How to Create Your Road Map to Success (A Step-By-Step Guide)

How to Create Your Road Map to Success (A Step-By-Step Guide)

Everyone has their own definition of what success means to them. Well, at least we all should by the very fact that no two individuals are created 100% alike.

Our road map to success should be different to the person standing next to us. But we can get caught in the dangerous trap that someone else’s ideas of success should also be ours. Be careful.

Regardless of whether or not we’re talking about your working career, business or personal life, it is truly hard to resist the contagious excitement surrounding those fantastic dreams and goals you allow yourself to explore.

The ‘come-down’ after attending a euphoric state-inducing personal development seminar can often result in you feeling the slump of post-seminar blues. Worse still, your everyday circumstances don’t accommodate the changes you swore to make that weekend. Nothing changes.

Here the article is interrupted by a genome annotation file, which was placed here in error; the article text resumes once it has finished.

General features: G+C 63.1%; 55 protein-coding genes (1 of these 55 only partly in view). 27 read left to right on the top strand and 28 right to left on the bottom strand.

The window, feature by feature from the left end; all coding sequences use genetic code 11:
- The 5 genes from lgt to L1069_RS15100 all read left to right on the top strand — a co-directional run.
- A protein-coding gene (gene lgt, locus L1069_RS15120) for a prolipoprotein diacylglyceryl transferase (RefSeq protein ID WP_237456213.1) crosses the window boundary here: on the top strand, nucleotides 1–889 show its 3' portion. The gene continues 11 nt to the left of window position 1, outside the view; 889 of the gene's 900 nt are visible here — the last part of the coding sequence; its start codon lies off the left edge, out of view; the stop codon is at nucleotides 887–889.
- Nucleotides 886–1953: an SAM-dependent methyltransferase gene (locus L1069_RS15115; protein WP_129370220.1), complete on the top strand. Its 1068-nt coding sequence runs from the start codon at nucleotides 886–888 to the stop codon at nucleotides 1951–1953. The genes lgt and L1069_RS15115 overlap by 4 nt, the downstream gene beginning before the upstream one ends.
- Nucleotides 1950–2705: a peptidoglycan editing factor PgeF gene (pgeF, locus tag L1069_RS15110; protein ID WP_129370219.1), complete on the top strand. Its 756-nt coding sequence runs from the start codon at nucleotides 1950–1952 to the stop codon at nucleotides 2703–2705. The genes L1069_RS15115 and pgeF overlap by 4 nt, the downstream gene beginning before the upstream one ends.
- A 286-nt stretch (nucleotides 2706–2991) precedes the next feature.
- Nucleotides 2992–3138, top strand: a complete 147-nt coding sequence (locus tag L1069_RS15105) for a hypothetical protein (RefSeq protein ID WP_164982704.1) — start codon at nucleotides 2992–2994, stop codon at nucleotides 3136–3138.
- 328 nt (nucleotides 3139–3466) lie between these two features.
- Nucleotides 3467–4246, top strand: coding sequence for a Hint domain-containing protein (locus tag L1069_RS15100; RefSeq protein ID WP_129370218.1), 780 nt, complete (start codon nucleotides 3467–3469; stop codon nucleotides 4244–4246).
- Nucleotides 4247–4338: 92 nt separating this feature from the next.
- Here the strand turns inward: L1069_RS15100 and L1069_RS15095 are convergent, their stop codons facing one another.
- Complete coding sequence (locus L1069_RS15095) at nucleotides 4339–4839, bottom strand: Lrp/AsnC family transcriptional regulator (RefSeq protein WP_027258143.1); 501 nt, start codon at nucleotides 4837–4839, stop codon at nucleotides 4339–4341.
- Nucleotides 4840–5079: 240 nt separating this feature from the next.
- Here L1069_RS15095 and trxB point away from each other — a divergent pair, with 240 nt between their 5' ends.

Get ready to kiss goodbye the post-seminar blues and skip to each destination on your roadmap to your successes. By repeating over and over these simple steps, the quality of your life will improve.

You will want to use these steps as standard strategies to carry you toward further success in whatever shape or form you choose.

1. Define What Success Means to You

Is it just having enough money or more money than you might ever need that allows you to feel and judge yourself a success? Is it about having a beautiful house worth more than $2,000,000 on the upper east side of Manhattan?

Is it about having a loving partner who supports you in your endeavors? Do you equally support each other?

Is it through the tertiary education roadmap that you only feel valid you can make a meaningful and successful contribution to help the world economy turn? Is that your definition of success or is it someone else’s? Maybe your mom’s or your dad’s?